WHAT YOU SHOULD KNOW:
A pulmonary contusion is bruising or bleeding of your lung tissue that may cause pain and trouble breathing. It is a common lung injury after a blunt trauma to your chest. The force of the trauma may cause bleeding and swelling inside one or both of your lungs.
You have the right to help plan your care. Learn about your health condition and how it may be treated. Discuss treatment options with your caregivers to decide what care you want to receive. You always have the right to refuse treatment.
- Pressure from the oxygen mask may cause your skin to break down. You may also have abdominal swelling from swallowing air. If you need a breathing tube, you may have an increased risk of lung infection. Mucus in your lower airway may block air and cause your lung tissue to break down and bleed. Even with treatment, injuries causing your pulmonary contusion may be life-threatening.
- If left untreated, a pulmonary contusion may cause your lungs to fail or collapse. When this happens, your lungs may not fill with air, and you will have trouble breathing. You may also have an increased risk of lung infection if your lungs do not work properly. You may have other life-threatening injuries that cause you to bleed or stop breathing.
WHILE YOU ARE HERE:
is a legal document that explains the tests, treatments, or procedures that you may need. Informed consent means you understand what will be done and can make decisions about what you want. You give your permission when you sign the consent form. You can have someone sign this form for you if you are not able to sign it. You have the right to understand your medical care in words you know. Before you sign the consent form, understand the risks and benefits of what will be done. Make sure all your questions are answered.
An IV (intravenous)
is a small tube placed in your vein that is used to give you medicine or liquids.
You may be given pain medicine to decrease your pain and make it easier for you to breathe. It may be given as a shot, in your IV, or through an epidural (a small tube inserted into your back). Do not wait until the pain is severe before you ask for more medicine.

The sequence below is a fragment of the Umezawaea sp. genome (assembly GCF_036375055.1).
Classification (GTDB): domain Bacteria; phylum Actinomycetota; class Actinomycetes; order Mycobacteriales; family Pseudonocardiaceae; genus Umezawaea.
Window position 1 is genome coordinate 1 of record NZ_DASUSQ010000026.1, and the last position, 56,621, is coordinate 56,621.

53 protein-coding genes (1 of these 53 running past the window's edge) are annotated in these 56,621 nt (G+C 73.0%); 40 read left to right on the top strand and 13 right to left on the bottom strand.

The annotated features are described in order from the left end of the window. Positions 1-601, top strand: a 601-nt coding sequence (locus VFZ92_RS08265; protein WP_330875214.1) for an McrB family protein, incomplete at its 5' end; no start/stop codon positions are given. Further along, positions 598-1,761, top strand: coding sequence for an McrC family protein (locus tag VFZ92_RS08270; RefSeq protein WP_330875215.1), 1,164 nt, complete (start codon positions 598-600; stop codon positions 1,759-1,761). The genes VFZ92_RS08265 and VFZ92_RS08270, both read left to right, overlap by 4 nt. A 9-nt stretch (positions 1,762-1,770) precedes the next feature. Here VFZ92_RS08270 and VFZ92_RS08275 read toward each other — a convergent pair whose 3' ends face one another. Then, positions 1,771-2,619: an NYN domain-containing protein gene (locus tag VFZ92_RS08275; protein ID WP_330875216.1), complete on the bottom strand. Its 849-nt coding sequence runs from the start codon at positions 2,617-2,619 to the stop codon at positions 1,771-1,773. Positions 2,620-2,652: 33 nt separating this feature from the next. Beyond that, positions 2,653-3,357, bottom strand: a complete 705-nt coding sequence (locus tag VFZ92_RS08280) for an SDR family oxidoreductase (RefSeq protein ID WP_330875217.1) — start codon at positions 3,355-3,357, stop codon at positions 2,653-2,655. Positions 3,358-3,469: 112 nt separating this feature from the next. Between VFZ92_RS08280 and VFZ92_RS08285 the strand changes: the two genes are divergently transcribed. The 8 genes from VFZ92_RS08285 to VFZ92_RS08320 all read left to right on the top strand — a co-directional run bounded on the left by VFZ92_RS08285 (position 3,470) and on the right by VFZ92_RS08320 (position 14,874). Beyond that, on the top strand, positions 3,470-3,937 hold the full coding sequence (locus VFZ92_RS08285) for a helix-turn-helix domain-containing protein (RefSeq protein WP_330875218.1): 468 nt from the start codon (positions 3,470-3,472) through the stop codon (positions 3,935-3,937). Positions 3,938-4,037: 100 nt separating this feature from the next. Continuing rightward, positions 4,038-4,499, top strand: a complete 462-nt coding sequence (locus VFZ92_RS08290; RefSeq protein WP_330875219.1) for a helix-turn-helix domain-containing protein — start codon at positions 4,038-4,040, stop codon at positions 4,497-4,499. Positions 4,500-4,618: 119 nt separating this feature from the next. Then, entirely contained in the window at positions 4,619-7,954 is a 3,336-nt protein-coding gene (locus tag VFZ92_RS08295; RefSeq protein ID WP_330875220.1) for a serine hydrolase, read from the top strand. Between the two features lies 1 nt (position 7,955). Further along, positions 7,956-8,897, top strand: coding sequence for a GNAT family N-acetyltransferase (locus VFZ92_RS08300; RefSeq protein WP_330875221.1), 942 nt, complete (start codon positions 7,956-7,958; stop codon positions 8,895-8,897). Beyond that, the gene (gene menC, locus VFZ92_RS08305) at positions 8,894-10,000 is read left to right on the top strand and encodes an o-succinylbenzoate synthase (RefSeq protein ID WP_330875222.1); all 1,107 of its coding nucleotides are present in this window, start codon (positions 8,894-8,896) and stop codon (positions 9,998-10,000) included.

- Arterial blood gases (ABG): Your blood is tested for the amount of oxygen, acids, and carbon dioxide it contains.
- Intake & output: Your caregivers may need to know the amount of liquid you are taking in. They may also need to know how much you are urinating. Careful monitoring of your liquids is important to prevent excess fluid from building up in your lungs.
- Pulse oximeter: A pulse oximeter is a machine that shows how much oxygen is in your blood. A cord with a clip or sticky strip is placed on your ear, finger, or toe. The other end of the cord is hooked to the machine.
- Chest x-ray: It may take up to 6 hours after your injury before a pulmonary contusion can be seen on an x-ray. Caregivers will look for bruises or other injuries in your lungs.
- Ultrasound: This machine uses sound waves to show pictures of your organs and tissues on a monitor. An ultrasound may be done to show if you have fluid, swelling, or bruises in your lungs.
- CT scan: This test is also called a CAT scan. An x-ray machine uses a computer to take pictures of your chest. The pictures may show areas that may be bleeding or broken bones. You may be given a dye before the pictures are taken to help caregivers see the pictures better. Tell the caregiver if you have ever had an allergic reaction to contrast dye.
- Breathe deeply and cough: This helps to open the air passages and bring up sputum from your lungs. You can breathe deeply and cough on your own, or with the help of an incentive spirometer. An incentive spirometer is a device that can help you take deeper breaths.
- Oxygen: You may need extra oxygen if you have difficulty breathing. You breathe the oxygen through a face mask or a nasal cannula. A nasal cannula is a pair of short, thin tubes that rest just inside your nose.
- Suctioning: This is done to remove any blood or mucus that is blocking your air passages. Caregivers may insert a tube connected to a suction machine into your mouth, nasal passages, or ET tube.
- Chest tube: A chest tube is used to remove air, blood, or fluid from around your lungs or heart. This lets your lungs fill with air when you breathe, and helps your heart beat normally. A tube may be inserted through an incision in your chest to drain the air or fluid. The chest tube is attached to a container to collect the blood or fluid.
- Noninvasive positive-pressure ventilation: This is a machine that will help you breathe. The machine gives you air through a mask or mouthpiece. If a mask is used, it may go over your nose and mouth, or just your nose.
- Mechanical ventilation: You may need this if you cannot breathe properly. Caregivers may put an endotracheal (ET) tube into your mouth and throat to keep your trachea (windpipe) open and help you breathe. The tube will be connected to a ventilator (breathing machine) to help you breathe and get enough oxygen.
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The above information is an educational aid only. It is not intended as medical advice for individual conditions or treatments. Talk to your doctor, nurse or pharmacist before following any medical regimen to see if it is safe and effective for you.